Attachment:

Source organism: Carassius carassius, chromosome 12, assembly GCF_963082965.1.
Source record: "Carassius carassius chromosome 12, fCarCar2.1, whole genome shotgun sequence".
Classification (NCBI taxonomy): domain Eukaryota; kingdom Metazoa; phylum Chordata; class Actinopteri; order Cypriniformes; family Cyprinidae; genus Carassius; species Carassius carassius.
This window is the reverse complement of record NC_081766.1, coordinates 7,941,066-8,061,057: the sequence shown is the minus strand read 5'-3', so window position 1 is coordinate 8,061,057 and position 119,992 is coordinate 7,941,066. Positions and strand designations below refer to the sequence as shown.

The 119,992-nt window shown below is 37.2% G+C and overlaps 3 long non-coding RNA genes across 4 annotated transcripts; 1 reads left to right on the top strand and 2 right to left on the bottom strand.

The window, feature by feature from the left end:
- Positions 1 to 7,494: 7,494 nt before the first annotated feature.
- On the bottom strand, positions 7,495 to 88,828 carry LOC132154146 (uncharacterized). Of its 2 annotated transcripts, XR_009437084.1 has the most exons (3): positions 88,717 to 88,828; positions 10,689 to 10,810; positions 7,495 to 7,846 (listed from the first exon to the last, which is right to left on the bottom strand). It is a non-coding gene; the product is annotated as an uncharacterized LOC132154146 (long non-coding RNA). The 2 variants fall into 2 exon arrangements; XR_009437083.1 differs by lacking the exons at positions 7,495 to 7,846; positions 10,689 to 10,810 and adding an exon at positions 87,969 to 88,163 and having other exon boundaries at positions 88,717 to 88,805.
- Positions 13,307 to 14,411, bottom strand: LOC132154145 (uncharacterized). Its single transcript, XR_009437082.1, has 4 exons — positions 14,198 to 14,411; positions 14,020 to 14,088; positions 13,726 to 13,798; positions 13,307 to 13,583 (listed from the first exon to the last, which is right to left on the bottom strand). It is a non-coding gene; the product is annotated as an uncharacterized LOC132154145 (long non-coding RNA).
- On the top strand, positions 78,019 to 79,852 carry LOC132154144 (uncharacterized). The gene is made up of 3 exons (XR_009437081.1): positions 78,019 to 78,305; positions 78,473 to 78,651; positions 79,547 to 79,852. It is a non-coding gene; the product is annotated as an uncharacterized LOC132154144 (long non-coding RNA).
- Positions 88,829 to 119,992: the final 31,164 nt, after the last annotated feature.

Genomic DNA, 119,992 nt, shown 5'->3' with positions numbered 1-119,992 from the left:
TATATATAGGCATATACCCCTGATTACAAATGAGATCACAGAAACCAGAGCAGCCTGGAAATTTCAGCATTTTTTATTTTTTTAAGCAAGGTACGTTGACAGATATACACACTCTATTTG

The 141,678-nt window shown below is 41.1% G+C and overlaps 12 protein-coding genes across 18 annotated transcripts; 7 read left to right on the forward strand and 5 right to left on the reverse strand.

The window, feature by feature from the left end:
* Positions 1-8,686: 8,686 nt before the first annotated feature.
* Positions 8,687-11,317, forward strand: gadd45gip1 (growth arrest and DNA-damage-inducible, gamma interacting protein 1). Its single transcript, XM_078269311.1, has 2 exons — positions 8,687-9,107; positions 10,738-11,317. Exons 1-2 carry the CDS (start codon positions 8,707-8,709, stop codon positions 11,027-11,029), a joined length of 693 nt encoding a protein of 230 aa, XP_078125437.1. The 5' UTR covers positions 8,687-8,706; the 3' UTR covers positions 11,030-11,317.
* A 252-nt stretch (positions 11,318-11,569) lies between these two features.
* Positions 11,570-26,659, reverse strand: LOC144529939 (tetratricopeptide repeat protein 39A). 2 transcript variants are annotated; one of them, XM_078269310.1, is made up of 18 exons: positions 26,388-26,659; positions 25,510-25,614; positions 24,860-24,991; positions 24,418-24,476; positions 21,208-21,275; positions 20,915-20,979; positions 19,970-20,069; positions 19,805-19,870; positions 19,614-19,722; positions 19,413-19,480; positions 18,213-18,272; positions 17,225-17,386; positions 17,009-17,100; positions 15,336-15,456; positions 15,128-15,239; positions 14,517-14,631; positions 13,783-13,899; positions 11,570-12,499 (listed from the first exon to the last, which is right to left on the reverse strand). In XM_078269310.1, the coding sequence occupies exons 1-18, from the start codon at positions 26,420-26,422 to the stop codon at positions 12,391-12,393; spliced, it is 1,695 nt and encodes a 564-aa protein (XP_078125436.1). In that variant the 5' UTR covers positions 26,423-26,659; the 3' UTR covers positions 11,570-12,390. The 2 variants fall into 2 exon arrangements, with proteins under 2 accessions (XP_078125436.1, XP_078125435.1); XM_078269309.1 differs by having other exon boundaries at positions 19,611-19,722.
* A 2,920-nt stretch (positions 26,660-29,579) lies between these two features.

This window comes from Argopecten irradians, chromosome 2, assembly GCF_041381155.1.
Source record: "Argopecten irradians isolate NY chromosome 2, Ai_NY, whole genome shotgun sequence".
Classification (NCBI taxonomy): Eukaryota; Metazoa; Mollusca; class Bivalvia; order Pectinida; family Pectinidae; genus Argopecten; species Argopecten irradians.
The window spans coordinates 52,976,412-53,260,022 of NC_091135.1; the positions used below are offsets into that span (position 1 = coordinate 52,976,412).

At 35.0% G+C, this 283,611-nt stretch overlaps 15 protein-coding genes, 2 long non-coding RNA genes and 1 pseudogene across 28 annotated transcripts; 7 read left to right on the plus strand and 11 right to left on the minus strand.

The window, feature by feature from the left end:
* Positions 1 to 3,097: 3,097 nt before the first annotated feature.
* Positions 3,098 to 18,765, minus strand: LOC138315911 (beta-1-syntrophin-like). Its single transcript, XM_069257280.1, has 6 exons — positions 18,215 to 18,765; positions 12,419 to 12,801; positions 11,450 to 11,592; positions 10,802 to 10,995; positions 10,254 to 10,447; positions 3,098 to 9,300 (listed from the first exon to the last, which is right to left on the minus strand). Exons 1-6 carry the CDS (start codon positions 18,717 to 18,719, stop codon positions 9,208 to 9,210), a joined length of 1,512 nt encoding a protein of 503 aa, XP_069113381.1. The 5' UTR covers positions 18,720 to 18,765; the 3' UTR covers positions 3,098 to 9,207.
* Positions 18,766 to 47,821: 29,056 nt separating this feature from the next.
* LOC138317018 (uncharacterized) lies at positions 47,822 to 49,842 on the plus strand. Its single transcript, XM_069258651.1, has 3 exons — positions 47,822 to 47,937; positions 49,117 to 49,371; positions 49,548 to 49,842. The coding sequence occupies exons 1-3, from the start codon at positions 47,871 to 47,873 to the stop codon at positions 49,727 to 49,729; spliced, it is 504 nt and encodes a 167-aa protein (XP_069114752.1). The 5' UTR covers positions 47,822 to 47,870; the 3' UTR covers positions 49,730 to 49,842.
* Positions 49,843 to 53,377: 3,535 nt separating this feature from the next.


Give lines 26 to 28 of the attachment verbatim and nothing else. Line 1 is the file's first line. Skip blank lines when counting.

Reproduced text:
The window, feature by feature from the left end:
* Positions 1 to 3,097: 3,097 nt before the first annotated feature.
* Positions 3,098 to 18,765, minus strand: LOC138315911 (beta-1-syntrophin-like). Its single transcript, XM_069257280.1, has 6 exons — positions 18,215 to 18,765; positions 12,419 to 12,801; positions 11,450 to 11,592; positions 10,802 to 10,995; positions 10,254 to 10,447; positions 3,098 to 9,300 (listed from the first exon to the last, which is right to left on the minus strand). Exons 1-6 carry the CDS (start codon positions 18,717 to 18,719, stop codon positions 9,208 to 9,210), a joined length of 1,512 nt encoding a protein of 503 aa, XP_069113381.1. The 5' UTR covers positions 18,720 to 18,765; the 3' UTR covers positions 3,098 to 9,207.